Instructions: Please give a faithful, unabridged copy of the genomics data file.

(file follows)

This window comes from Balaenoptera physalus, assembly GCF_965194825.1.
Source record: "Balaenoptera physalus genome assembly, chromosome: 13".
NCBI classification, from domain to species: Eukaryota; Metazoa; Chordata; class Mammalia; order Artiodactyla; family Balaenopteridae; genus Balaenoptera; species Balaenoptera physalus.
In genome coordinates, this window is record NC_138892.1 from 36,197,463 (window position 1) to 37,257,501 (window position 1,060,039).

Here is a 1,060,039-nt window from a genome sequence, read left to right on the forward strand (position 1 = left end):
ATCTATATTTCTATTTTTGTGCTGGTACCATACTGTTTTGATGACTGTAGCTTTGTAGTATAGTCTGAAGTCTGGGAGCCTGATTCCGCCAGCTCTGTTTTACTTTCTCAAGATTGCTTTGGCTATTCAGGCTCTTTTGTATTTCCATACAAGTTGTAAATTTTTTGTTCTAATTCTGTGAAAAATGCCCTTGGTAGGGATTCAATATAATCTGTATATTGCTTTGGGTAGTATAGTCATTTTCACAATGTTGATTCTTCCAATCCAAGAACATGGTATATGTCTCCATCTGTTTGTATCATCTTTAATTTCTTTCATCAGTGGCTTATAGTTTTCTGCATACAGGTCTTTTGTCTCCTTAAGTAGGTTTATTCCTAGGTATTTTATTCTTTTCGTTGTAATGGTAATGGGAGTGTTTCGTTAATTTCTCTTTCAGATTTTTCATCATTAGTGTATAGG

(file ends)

This window comes from Balaenoptera physalus, assembly GCF_965194825.1.
Source record: "Balaenoptera physalus genome assembly, chromosome: 13".
NCBI classification, from domain to species: Eukaryota; Metazoa; Chordata; class Mammalia; order Artiodactyla; family Balaenopteridae; genus Balaenoptera; species Balaenoptera physalus.
In genome coordinates, this window is record NC_138892.1 from 36,197,463 (window position 1) to 37,257,501 (window position 1,060,039).

Here is a 1,060,039-nt window from a genome sequence, read left to right on the forward strand (position 1 = left end):
ATCTATATTTCTATTTTTGTGCTGGTACCATACTGTTTTGATGACTGTAGCTTTGTAGTATAGTCTGAAGTCTGGGAGCCTGATTCCGCCAGCTCTGTTTTACTTTCTCAAGATTGCTTTGGCTATTCAGGCTCTTTTGTATTTCCATACAAGTTGTAAATTTTTTGTTCTAATTCTGTGAAAAATGCCCTTGGTAGGGATTCAATATAATCTGTATATTGCTTTGGGTAGTATAGTCATTTTCACAATGTTGATTCTTCCAATCCAAGAACATGGTATATGTCTCCATCTGTTTGTATCATCTTTAATTTCTTTCATCAGTGGCTTATAGTTTTCTGCATACAGGTCTTTTGTCTCCTTAAGTAGGTTTATTCCTAGGTATTTTATTCTTTTCGTTGTAATGGTAATGGGAGTGTTTCGTTAATTTCTCTTTCAGATTTTTCATCATTAGTGTATAGG